Top 10 Countries with the Worst Water Crisis

WILLS POINT, TX – March 22nd is set aside every year as World Water Day. Throughout the month and beyond, Missions Box will feature news, statistics, and human-interest stories that draw attention to multiple facets of the global crisis. This article shares insights into the Top 10 countries where the water crisis is worst.

March 22nd is set aside every year as World Water Day. Throughout the month and in the days following World Water Day, Missions Box will feature news, statistics, and human-interest stories that draw attention to multiple facets of the global crisis.
Waiting for water in Bangladesh

#10 – Afghanistan

It should surprise no one that a country in the 40/10 window would be included in the list. Afghanistan is not the only one, as you will see.

It is estimated that 87 percent of the water available for human use (including consumption) is contaminated. Contaminated water is considered the root cause of health problems in the country.

#9 – Ethiopia

Sources blame Ethiopia’s high mortality rate on the lack of available clean water. The natural shortage in this landlocked arid country is compounded by water-intensive farming and poor water management.

#8 – Chad

Chad is another landlocked, arid country located in the horn of Africa. The country is plagued by severe drought and food shortages which often occur several times each year. The total area of Chad is about 800,000 square miles, about three times the size of California. Of that, only 15,000 square miles is water.

#7 – Cambodia

Even with the Mekong River, the longest river in Southeast Asia, flowing through it, Cambodia is a water-poor country. An estimated 84 percent of the population has no access to clean water. The people are heavily dependent on catching and storing rainwater for their personal use.

#6 – Laos

The second Southeast Asian country on the list may also come as a surprise. Like Cambodia, Laos is dependent on the Mekong River for most of its water supply. Unfortunately, the Mekong is polluted with municipal wastewater, fertilizer, mining waste, and the ongoing construction of several dams.

#5 – Haiti

With clean water available to only half the population, the 2010 earthquake created disruption of water delivery infrastructure where it existed. The loss of access to clean water is expected to have the longest adverse impact from the quake.

#4 – Pakistan

Number four returns us to South Asia where only 50% of the people have access to clean water. Authorities believe that a lack of resources and water conversation plans have contributed to Pakistan’s water crisis. In addition, many people have never been taught about water conversation. Getting water is their primary goal, not the purity of it.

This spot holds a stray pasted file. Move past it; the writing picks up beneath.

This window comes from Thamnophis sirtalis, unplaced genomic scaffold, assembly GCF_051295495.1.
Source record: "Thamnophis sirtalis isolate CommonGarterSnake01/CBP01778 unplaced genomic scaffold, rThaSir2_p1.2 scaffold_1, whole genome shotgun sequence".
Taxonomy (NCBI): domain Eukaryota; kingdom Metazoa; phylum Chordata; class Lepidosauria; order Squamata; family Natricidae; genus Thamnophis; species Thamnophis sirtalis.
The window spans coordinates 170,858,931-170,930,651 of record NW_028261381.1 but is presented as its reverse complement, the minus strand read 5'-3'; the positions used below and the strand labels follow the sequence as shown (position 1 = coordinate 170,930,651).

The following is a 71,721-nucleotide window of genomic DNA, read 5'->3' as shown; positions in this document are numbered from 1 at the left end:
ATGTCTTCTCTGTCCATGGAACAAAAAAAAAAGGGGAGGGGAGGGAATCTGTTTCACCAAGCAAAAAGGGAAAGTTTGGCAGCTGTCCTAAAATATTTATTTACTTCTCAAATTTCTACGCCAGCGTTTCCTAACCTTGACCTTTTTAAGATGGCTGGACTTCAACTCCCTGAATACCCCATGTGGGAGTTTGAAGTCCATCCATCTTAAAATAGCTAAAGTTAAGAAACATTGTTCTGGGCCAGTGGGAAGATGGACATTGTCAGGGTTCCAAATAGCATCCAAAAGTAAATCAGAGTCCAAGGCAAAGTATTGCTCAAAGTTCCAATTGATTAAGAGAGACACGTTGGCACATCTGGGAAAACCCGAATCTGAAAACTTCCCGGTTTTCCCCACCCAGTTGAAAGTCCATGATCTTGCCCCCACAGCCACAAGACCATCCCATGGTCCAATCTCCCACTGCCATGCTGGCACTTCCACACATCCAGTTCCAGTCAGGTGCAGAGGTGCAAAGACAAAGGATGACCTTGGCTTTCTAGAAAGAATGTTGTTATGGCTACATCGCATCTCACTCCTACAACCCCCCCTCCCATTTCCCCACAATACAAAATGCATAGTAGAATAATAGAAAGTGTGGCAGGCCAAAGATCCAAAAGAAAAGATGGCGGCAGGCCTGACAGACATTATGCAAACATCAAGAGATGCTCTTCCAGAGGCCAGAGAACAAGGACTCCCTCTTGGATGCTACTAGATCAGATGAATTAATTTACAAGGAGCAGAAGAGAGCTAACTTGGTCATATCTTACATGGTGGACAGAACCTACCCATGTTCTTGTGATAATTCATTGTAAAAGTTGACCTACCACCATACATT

#3 – Syria

Thousands of lives have been lost in the Syrian conflict. Thousands more are dying due to the lack of water resulting directly from the war. The intensity and duration of the conflict have hindered humanitarian aid agencies from delivering much-needed water and supplies. Like Haiti, the lack of access to clean water will become one of the longest-lasting post-war problems.

#2 – Egypt

The depth and the purity of the once mighty Nile River, the chief source of water for Egypt, have diminished over many years. Of the estimated 3.8 billion cubic meters of wastewater and industrial effluent discharged in the Nile annually, only 35 percent has been treated. “The quality of Nile water is a matter of serious concern, since the Nile is the main source of water for the expansion of industrial, agricultural and recreational activities,” according to Fanack Water.

#1 – Somalia

Like Syria, the ravages of war have contributed to the water crisis in Somalia. The country has what is considered to be adequate water resources, but delivery systems have been destroyed to the extent that the vast majority of Somali people have to walk long distances to fetch the water their families need to survive.

Whether it is arid weather, growing populations, armed conflict, limited freshwater resources, natural disasters, lack of education, or pollution, the people in these countries – and many others – are suffering.

Remember World Water Day on March 22nd.


To read more news on the Global Water Crisis on Missions Box, go here.